Michael Geist calls C-29 the Anti-Privacy Privacy Bill. He writes, in part:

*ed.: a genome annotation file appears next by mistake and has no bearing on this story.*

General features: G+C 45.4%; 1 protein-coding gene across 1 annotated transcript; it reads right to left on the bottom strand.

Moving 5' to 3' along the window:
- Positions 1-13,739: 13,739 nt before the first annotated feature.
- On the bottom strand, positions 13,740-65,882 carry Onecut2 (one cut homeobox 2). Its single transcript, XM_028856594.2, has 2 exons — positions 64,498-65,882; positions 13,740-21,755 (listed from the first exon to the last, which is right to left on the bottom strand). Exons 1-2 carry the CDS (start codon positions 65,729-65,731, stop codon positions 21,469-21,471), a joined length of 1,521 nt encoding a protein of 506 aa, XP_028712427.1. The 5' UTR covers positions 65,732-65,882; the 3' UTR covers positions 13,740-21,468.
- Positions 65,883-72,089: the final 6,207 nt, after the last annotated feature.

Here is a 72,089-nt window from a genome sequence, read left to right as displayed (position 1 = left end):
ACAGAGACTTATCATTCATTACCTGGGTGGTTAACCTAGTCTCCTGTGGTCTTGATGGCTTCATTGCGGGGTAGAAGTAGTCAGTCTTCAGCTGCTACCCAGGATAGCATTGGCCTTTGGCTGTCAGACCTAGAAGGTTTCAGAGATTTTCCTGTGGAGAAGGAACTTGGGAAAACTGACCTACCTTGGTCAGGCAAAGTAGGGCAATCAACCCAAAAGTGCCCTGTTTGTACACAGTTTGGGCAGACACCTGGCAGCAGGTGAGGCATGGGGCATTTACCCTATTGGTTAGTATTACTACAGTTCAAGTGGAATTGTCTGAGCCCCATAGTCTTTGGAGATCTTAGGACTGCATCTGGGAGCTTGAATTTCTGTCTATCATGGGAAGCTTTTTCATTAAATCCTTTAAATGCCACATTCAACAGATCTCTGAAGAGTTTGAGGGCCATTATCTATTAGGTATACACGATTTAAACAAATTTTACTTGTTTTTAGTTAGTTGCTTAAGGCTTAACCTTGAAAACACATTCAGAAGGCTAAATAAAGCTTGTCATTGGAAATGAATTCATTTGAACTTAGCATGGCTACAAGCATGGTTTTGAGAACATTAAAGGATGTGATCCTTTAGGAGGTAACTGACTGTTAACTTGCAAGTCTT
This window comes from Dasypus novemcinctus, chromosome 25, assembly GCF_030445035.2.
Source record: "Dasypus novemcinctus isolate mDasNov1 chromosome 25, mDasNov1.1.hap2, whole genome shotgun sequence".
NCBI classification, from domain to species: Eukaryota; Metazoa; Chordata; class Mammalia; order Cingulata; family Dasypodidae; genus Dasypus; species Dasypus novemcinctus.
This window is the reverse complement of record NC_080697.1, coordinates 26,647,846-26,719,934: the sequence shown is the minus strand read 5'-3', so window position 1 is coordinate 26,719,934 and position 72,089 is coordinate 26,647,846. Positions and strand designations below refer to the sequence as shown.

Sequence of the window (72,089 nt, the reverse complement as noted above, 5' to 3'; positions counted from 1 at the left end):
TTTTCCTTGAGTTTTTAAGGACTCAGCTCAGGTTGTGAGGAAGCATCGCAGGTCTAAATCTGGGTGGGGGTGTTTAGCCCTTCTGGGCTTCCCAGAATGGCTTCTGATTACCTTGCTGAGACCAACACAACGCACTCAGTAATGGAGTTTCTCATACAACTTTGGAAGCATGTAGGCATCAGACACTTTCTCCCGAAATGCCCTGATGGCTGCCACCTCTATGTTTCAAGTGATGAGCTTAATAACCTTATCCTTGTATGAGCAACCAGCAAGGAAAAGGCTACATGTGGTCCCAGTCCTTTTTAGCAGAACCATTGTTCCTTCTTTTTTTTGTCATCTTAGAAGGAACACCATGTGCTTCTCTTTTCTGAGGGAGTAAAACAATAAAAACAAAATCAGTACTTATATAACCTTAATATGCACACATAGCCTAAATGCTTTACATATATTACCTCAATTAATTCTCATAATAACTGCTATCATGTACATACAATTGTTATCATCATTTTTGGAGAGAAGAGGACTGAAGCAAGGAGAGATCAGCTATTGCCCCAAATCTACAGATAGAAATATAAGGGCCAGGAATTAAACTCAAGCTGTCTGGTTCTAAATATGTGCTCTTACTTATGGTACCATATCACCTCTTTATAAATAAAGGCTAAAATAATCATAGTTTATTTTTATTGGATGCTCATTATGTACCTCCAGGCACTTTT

Just over three years later, the government has introduced a bill that does little for Canadians’ privacy, while providing new exceptions for businesses and new powers for law enforcement (David Fraser has helpfully created a redline version of PIPEDA with the proposed changes). The centrepiece of the bill is a new security breach disclosure provision, but the requirements are very weak when compared with similar laws found elsewhere. In fact, with no penalties for failure to notify security breaches, the provisions may do more harm than good since Canadians will expect to receive notifications in the event of a breach, but companies may err on the side of not notifying (given the very high threshold discussed below) safe in the knowledge that there are no financial penalties for failing to do so.
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